The vessels supplying basal ganglia and thalami are not usually detectable on the neurosonogram in the neonates. In recent studies, bright linear echogenesitis in these regions have been well decribed and were defined as lentriculostriate vasculopathy(LSV). These lesions suggested as a marker of a previous insult to the fetal or neonatal brain and the hemodynamics in the immature brain play an important role in its pathogenesis. In a period of 2 year and 5 months, we collected 39 cases of neonates and prematurities with LSV. These include 16 cases of premature babies, 16 cases of normal full-term neonates and 7 cases with perinatal insults. LSV was detected incidentally in most cases, distinctly different from the previous reports that LSV are linked with congenital anomaly, chromosomal anomaly, prematurity, perinatal insult or congenital infection, etc. There are early onset (≤7 days) LSV in 23 cases (59%) and late onset (>7 days) in 16 cases (41%). 16 cases (41%) had total remission, 7 cases (18%) had partial remission, and 16 cases (41%) remained persistantly. Rare reports remined of the long term effect of LSV including tics, attension deficit hyperactive disorder and developmental delay. An isolated LSV generally has a good long term prognosis and a grave neurologic deficit may be mainly due to its associated brain damage.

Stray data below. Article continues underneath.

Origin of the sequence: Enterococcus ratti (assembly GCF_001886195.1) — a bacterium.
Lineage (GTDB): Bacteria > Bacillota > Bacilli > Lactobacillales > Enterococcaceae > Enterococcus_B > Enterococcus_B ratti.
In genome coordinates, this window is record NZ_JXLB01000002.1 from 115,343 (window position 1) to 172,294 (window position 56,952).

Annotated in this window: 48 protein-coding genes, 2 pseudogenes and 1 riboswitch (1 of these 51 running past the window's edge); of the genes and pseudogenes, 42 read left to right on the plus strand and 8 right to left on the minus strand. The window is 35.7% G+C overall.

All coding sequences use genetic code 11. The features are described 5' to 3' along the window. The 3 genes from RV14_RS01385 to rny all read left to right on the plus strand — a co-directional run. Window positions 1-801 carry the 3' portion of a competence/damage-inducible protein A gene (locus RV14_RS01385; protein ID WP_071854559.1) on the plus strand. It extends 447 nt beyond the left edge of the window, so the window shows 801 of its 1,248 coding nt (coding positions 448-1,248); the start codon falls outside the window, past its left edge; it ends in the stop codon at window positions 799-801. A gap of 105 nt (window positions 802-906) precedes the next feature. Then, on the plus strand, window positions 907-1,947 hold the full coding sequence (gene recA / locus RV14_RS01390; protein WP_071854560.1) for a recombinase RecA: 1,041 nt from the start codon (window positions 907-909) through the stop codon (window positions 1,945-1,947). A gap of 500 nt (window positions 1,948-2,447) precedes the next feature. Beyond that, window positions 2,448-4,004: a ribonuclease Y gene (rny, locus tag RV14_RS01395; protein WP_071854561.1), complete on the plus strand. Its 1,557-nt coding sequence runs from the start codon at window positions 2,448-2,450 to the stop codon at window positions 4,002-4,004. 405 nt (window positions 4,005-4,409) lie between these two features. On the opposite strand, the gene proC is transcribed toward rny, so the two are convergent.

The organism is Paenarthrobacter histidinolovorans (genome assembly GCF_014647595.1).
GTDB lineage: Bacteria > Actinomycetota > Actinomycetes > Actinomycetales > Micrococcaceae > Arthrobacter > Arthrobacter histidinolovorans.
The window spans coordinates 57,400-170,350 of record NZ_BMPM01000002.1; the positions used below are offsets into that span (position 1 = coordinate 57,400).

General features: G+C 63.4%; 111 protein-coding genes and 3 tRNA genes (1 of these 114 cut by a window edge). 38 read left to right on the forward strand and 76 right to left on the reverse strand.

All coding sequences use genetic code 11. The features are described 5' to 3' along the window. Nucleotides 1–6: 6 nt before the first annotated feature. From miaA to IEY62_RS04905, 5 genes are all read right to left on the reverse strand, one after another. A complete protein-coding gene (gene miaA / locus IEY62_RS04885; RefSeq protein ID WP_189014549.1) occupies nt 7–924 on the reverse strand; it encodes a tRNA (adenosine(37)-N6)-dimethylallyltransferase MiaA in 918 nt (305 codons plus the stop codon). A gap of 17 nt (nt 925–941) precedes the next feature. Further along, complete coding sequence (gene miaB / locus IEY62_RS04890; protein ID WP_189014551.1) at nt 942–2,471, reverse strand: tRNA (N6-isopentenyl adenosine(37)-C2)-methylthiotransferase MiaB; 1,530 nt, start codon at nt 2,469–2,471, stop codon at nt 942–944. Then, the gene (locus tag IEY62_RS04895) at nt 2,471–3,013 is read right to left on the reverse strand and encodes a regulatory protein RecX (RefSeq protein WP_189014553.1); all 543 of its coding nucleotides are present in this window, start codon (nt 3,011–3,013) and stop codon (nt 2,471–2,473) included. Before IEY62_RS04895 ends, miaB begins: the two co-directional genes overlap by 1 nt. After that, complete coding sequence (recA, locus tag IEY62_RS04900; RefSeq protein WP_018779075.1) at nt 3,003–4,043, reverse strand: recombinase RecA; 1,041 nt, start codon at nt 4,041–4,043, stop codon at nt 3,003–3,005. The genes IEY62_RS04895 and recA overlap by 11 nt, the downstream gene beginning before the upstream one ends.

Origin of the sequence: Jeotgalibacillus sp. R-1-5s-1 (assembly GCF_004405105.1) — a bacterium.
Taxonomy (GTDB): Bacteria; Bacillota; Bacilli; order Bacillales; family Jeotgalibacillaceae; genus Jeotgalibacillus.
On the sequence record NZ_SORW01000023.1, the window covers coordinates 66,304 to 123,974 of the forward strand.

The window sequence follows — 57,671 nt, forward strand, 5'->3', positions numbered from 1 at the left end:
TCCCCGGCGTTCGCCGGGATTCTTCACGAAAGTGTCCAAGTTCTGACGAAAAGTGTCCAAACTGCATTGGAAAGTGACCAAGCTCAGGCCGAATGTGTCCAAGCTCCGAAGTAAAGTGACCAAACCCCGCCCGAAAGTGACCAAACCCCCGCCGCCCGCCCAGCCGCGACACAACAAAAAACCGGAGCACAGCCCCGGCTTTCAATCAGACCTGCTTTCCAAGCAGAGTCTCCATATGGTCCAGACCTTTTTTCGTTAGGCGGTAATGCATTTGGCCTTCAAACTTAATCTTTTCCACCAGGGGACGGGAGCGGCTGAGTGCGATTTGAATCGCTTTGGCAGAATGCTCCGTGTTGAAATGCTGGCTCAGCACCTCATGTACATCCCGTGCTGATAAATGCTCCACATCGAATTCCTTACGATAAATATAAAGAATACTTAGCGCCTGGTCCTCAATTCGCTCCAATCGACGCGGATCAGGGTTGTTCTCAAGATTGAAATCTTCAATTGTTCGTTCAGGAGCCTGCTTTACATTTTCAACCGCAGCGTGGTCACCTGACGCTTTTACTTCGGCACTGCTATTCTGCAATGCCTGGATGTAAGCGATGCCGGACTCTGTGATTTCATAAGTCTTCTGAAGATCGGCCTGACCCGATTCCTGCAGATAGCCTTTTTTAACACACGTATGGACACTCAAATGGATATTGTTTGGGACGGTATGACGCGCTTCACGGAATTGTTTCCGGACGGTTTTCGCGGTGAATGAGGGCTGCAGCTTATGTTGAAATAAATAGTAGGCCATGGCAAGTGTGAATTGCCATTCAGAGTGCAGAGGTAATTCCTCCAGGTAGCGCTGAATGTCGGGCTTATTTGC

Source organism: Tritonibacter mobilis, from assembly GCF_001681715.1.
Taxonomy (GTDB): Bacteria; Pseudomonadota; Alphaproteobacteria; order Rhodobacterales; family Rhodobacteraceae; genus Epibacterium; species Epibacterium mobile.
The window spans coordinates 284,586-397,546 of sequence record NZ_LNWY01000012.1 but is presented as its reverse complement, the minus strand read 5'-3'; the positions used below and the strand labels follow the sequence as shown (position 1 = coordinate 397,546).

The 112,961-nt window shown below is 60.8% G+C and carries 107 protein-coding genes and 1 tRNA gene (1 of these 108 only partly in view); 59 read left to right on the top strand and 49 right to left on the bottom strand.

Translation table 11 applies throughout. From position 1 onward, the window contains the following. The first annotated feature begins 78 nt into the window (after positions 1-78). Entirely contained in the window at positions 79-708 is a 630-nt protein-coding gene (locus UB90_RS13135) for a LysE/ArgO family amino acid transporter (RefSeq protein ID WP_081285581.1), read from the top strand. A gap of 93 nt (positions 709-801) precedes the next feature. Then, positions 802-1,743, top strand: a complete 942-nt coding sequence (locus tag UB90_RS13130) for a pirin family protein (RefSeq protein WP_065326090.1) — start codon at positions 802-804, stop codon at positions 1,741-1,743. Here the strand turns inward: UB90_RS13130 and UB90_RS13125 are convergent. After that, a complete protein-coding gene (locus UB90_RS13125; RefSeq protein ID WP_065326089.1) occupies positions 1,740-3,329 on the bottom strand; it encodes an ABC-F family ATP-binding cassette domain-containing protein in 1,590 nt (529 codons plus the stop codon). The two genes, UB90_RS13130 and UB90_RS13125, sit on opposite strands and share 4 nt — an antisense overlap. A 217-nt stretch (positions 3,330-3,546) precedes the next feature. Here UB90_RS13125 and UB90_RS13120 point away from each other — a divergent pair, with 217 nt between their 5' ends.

|Journal||Acta Paediatrica Taiwanica|
|Publication status||Published - Mar 2005|
- Lenticulostriate vasculopathy
- Linear hyperechogenicity
ASJC Scopus subject areas
- Pediatrics, Perinatology, and Child Health